Parents often turn to booster seats when toddlers outgrow their high chairs,
but aren’t big enough to safely sit in a regular chair. However,
both the chair and the child need to be secured in order to prevent injury.
According to the
U.S. Consumer Product Safety Commission (CPSC), the OXO Nest Booster Seat may pose a fall hazard. The stitching
on the restraint straps can loosen, which allows the straps to separate
from the seat.
The CPSC states that OXO has received five reports of the stitching coming
undone and releasing the straps, following a child pulling on the strap
or an adult tightening the straps. Thankfully, no injuries have been reported to date.
The recall involves approximately 25,000 booster seats in the United States.
The defective product was sold at Buybuy Baby, Toys“R”Us/Babies“R”Us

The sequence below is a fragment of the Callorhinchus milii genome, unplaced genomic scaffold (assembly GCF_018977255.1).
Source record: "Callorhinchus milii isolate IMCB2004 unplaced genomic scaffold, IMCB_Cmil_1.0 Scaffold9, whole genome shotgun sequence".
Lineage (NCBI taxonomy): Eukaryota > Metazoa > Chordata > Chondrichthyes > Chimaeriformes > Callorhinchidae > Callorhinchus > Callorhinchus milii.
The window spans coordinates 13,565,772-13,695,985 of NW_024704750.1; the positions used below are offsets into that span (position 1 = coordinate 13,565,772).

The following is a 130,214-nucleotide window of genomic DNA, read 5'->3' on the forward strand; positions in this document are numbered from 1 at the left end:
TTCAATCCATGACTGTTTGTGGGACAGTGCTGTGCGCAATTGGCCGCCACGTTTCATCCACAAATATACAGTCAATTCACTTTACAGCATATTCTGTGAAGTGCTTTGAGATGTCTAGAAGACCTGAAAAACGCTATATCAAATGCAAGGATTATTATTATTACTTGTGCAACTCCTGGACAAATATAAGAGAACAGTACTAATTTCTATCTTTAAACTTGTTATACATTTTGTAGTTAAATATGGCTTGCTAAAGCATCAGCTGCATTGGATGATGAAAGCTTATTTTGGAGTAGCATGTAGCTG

and independent specialty stores nationwide and online at Amazon.com from
September 2014 through April 2015 for about $55.
For parents who are concerned that they may be using a recalled booster
seat, the CPSC describes the recalled product as a formed plastic seat
that measures 13 inches wide by 14 inches tall by 12 inches deep and has
a grey three-point child restraint strap system. The seats were sold in
green (model 6367200), pink (model 6367300), taupe (model 6367500) and
orange (model 6367400); the OXO logo is embossed on the restraint system’s buckle.
A sticker affixed to the underside of the seat reads “Nest Booster
Seat” with the model number and manufacture date. The manufacture
date code represents the month and year in MMYY format and recalled units
have the code: 0714, 0814, 0914, 1014, 1114 or 1214.
Parents and caregivers are advised to immediately stop using the Nest booster
seats and contact OXO for a free repair kit with redesigned safety straps
and installation instructions.
If your child or someone you love has been seriously injured by a dangerous
or defective product, don’t hesitate to
contacta San Diego product liability attorney at the Law Offices of Robert Vaage for a free consultation.